When it comes to mountains, France is one of the kings of Europe. As well as Mont Blanc the country has 24 peaks that sit over 4000 metres high. It also has some of the most famed ski areas in the world - the alps, of course, but also the Pyrenees, Massif, Vosges - even the Mediterranean island of Corsica has a ski area. That France knows about skiing is in no doubt - the question is which resorts have the potential to be future proof - which will appeal to the next generation of skiers after the baby boomers have faded away?
This article looks at figures for French ski resorts over the last few years to see how we can understand the trends in skiing holidays, and what insight that gives when it comes to investment. We’ll look at figures from the respected International Report on Snow and Mountain Tourism, as well as considering what makes future generations of skiers tick, and which resorts may hold most appeal to millennials, Gen Z and beyond.
Facts and figures for French ski resorts
Chamonix began its life as a ski resort in 1924, with others, such as Megeve and Val d’Isere following on in the 1930s. These first resorts were very much built around the villages and captured the charm that gives these resorts their character today. France is also home to the purpose built resorts that emerged in the 1960s and 70s - think of La Plagne, Val Thorens, Les Menuires - all created as part of the French government’s Plan Neige. Whilst the brutalist architecture divides opinion, the role of these resorts in French ski culture cannot be overstated.
Venture out to the Pyrenees and places like Fort Romeu or Saint Lary and you get a different flavour of the French ski industry, while places like Samoens or Sixt bring their own brand of Savoyard charm. It’s these resorts that seem to have the most potential for the new generations of skiers, at least on the surface. The key draw is authenticity, and there’s also strong argument that championing the retro-chic of the Plan Neige legacy could be a strong draw for the younger ski community.
Largest and most popular ski resorts in France
The largest and most popular ski resorts in France are mostly located in Savoie and Haute-Savoie, with three scattered between Isère and Alpes de Sud.
Resorts that regularly see over a million winter visitors include: Avoriaz, Chamonix / Les Houches, Courchevel-Méribel-Mottaret, Flaine-Morillon, Samoens, La Plagne, L'Alpe d'Huez, Les Arcs, Les Deux-Alpes, Les Ménuires, Serre-Chevalier, Tignes, Val d'Isère, Val Thorens and Orelle.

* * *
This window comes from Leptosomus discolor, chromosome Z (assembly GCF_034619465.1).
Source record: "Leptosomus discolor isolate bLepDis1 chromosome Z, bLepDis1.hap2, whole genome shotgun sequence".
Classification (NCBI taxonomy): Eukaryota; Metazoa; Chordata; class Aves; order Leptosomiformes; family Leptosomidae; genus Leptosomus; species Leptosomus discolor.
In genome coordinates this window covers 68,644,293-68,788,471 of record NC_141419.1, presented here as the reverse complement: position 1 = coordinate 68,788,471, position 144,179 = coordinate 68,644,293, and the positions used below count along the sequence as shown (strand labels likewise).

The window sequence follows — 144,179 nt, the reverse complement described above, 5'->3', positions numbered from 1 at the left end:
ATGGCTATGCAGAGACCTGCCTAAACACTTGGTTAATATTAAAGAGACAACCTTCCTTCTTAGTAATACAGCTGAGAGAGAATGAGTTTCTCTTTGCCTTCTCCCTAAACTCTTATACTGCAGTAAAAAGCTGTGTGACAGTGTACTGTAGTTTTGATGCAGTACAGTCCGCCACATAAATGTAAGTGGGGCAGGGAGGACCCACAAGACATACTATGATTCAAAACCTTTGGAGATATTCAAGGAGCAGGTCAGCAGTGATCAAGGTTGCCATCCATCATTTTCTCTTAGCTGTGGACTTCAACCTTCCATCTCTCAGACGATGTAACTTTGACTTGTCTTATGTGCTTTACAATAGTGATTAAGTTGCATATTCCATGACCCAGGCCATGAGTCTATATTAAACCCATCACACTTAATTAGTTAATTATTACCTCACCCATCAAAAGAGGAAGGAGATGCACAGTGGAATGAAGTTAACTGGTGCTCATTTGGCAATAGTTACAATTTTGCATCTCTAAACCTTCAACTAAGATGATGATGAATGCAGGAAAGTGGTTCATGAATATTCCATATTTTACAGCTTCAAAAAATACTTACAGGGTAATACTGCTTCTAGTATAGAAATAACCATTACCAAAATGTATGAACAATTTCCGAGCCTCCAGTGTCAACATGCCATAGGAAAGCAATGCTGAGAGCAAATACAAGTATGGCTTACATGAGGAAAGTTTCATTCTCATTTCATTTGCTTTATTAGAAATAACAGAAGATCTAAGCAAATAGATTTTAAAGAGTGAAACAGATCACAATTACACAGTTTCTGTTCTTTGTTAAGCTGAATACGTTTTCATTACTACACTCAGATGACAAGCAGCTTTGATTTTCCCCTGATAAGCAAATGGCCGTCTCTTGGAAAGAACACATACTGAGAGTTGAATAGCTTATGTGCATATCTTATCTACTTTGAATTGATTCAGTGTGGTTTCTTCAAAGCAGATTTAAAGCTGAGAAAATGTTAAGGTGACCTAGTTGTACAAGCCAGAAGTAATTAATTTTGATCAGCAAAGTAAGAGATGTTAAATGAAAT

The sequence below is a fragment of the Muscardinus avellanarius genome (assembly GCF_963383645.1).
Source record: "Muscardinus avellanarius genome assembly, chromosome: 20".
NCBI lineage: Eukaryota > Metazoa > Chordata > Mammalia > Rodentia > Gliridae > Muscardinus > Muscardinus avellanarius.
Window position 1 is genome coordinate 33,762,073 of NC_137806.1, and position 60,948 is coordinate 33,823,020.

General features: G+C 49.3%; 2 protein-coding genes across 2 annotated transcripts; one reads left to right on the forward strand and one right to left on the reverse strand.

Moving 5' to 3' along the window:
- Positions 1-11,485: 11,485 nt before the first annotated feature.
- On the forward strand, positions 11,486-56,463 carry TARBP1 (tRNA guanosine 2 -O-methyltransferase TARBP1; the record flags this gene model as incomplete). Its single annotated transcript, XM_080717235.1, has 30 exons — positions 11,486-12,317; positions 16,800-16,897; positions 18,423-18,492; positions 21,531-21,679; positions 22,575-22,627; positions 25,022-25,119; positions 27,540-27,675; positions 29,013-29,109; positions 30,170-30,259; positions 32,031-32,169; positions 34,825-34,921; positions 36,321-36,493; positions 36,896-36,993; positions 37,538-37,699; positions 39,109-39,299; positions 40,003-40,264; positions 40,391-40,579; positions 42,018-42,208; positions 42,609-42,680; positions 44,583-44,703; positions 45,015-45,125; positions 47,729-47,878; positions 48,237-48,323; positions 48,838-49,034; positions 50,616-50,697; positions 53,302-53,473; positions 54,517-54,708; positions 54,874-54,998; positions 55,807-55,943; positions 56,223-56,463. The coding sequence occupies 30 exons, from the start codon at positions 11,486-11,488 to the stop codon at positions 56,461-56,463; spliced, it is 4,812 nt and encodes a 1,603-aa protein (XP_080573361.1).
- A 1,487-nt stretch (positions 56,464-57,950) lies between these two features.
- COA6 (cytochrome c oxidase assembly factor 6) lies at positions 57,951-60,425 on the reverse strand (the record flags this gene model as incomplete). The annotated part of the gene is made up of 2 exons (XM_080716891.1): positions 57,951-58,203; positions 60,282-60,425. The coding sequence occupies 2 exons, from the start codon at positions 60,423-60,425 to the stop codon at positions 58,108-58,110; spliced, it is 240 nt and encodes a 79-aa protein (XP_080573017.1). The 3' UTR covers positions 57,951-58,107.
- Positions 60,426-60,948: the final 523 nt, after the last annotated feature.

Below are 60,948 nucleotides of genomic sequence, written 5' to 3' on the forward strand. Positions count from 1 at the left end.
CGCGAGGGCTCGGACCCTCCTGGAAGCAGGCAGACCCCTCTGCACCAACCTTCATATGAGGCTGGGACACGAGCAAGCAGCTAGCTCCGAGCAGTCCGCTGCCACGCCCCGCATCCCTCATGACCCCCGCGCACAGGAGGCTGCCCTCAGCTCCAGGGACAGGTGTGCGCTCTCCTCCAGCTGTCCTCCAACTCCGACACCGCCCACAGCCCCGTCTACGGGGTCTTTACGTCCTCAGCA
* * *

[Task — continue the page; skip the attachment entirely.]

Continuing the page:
What type of property is available in French ski resorts?
Many of the purpose built resorts that grew from the 1960s boom are characterised by functional apartments. These are perfect for the classic, ski-apres-repeat style holiday, but can be less appealing to those looking for somewhere as a family retreat, or the new breed of digital nomad seeking to embrace mountain living on a more permanent basis.
Many resorts are responding to this with developments that are built to offer the comfort of an apartment with the convenience of a hotel - a more holistic experience. What existing apartments lack in prettiness and space, they make up for when it comes to convenience and retro appeal and as resorts continue to adapt these older style accommodations will change to meet the needs of a new generation of skiers - the key is to be sure this change will be possible within the confines of the existing structure.
Who visits France on a ski holiday?
In the 2018-19 ski season, France welcomed 55million skiers, second only to Austria. France is the leader for international arrivals, with around two million international visitors each season. A quarter of these visitors are British, with the remainder being made up of Belgians, Italians, Germans and Russians, who account for the largest numbers of overnight stays.